Date of Award:


Document Type:


Degree Name:

Master of Science (MS)


Nutrition, Dietetics, and Food Sciences

Department name when degree awarded

Nutrition and Food Sciences

Committee Chair(s)

Deloy G. Hendricks


Deloy G. Hendricks


Arthur Mahoney


Weanling male rats were made anemic and fed diets supplemented with 20 ppm iron and/or 2 ppm molybdenum. A decrease in serum iron was observed in the rats supplemented only with iron and a significant decrease in hemoglobin was observed in rats given no supplementation.

In a second experiment, pregnant female rats were also fed diets supplemented with 20 ppm iron and/or 2 ppm molybdenum. An inverse relationship was apparent between iron and copper in both the serum and the liver of the female rats. The livers of their pups displayed an inverse relationship between molybdenum and copper. Hemoglobin in both dams and pups tended to decrease when: (1) supplemental molybdenum was absent but supplemental iron was present; (2) supplemental iron was absent but supplemental molybdenum was present; and (3) no supplementation was given at all. While there appeared to be little placental transfer of molybdenum, iron and copper seemed to be transferred from the dams' liver.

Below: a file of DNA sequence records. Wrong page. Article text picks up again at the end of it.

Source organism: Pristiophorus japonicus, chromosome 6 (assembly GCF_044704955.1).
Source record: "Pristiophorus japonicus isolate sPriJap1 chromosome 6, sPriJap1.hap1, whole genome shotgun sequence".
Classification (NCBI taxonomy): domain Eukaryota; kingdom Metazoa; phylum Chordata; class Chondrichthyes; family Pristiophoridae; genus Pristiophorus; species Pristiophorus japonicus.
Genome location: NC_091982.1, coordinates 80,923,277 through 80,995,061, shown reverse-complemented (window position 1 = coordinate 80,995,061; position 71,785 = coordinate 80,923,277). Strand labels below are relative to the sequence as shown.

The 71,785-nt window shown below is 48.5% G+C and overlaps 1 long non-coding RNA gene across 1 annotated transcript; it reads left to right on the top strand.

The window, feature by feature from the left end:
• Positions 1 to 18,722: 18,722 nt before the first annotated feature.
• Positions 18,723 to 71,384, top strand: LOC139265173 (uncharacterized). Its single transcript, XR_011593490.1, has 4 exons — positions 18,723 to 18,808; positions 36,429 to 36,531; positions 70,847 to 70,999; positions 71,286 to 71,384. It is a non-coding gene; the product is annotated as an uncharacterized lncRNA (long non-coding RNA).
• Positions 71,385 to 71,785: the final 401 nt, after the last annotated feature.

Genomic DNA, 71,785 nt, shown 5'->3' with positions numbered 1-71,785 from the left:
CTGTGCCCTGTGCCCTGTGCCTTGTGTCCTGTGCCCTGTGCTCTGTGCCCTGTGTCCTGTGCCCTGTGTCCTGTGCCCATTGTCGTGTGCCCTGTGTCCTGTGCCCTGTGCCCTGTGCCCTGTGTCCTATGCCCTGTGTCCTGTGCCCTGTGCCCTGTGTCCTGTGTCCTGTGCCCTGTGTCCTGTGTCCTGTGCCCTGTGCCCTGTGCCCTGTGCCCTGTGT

In a third experiment, serum was collected from pregnant women in first, second, and third trimester, and at postpartum. Both serum iron and serum molybdenum decreased significantly at postpartum. Inverse relationships were apparent between (1) serum iron and serum copper, and (2) serum molybdenum and serum copper.